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Right to Privacy in Digital Era: A Study with Indian Context

Humans are considered to be autonomous beings with a natural need to have control and confidentiality in certain aspects of their lives. This inherent and inalienable need for privacy in human behavior is now recognized as a fundamental human right. Each person’s privacy is an intrinsic part of their life and liberty and therefore required to be protected. The necessity of this right to privacy has been recognized by scholars and judges from time to time and now it holds an irreplaceable position in the modern life.

Even in India, the right to privacy is not explicit in the Constitution of the country, but was brought under the purview of fundamental rights by the instrument of judicial interpretation. The intensity and complexity of the advancing civilization have made man more sensitive to publicity, making solitude and privacy more essential for an individual. But with the evolution of society, the modern enterprises have unearthed many objects which lead to invasion of privacy.

The present time is an era of information technology. With the evolution of the internet and its extension in accessibility, a new world with better communication, faster information sharing and more transparency has come into being. But everything has its own pros and cons. With the rapid technological advancement, there is also an increase in its misuse, which is largely inevitable and is further added on by the expanding use of the internet for exchange of sensitive, private and commercial information.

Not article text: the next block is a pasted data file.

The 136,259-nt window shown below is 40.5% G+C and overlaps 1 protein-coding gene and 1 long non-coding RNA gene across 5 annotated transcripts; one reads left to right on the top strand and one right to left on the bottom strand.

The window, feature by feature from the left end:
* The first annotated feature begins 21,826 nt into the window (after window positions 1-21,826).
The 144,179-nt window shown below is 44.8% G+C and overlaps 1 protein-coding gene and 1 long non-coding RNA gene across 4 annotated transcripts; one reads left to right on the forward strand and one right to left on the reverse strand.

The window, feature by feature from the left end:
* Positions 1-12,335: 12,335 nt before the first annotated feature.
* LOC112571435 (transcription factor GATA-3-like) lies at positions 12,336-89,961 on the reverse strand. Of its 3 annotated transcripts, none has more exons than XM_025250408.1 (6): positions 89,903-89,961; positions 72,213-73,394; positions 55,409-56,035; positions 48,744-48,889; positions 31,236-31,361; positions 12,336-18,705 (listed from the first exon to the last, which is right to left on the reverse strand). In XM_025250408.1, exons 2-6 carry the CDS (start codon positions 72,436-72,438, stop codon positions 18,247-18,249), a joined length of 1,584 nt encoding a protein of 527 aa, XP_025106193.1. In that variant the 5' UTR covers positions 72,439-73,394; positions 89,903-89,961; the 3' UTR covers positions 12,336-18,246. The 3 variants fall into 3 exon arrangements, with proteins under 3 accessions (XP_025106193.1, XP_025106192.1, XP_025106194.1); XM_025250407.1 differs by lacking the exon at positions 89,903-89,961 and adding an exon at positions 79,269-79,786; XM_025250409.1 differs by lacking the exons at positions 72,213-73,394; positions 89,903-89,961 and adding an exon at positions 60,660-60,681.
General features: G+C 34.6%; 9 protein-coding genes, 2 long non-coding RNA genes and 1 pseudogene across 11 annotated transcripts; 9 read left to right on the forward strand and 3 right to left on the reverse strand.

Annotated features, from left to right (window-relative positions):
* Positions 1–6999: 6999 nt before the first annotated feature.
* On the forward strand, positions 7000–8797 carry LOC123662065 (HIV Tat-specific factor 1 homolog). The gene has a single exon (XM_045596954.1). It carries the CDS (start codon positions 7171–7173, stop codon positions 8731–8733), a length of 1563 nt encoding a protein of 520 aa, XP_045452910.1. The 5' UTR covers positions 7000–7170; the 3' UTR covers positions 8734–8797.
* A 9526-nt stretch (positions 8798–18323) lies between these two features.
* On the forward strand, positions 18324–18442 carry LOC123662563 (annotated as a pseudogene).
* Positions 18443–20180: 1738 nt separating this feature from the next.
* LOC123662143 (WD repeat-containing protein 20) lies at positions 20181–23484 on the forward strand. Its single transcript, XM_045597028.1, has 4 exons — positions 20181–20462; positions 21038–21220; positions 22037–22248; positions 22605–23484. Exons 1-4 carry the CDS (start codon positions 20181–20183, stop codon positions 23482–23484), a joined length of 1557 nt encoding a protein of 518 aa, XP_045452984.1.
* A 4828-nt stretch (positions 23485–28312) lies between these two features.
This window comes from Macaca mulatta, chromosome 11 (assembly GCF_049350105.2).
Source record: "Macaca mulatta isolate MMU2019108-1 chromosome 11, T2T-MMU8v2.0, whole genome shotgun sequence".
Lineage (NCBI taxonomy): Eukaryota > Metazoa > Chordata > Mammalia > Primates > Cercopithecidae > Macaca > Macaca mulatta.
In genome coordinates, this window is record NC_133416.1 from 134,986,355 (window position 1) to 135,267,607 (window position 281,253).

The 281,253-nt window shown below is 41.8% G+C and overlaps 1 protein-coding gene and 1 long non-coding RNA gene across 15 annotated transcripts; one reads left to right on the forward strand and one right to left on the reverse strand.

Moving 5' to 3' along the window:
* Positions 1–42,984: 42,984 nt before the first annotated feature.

Privacy cannot always be absolute and comes with certain limitations. Several laws have been made by the concerned state authorities to protect the privacy of their subjects but these safeguards are not absolute and are limited by government in certain matters. But as more data is being digitized and more information is exchanged online, more importance is being attached to privacy. Data has to be regulated according to its perceived significance as people have a lot at stake when it comes to the privacy of their information.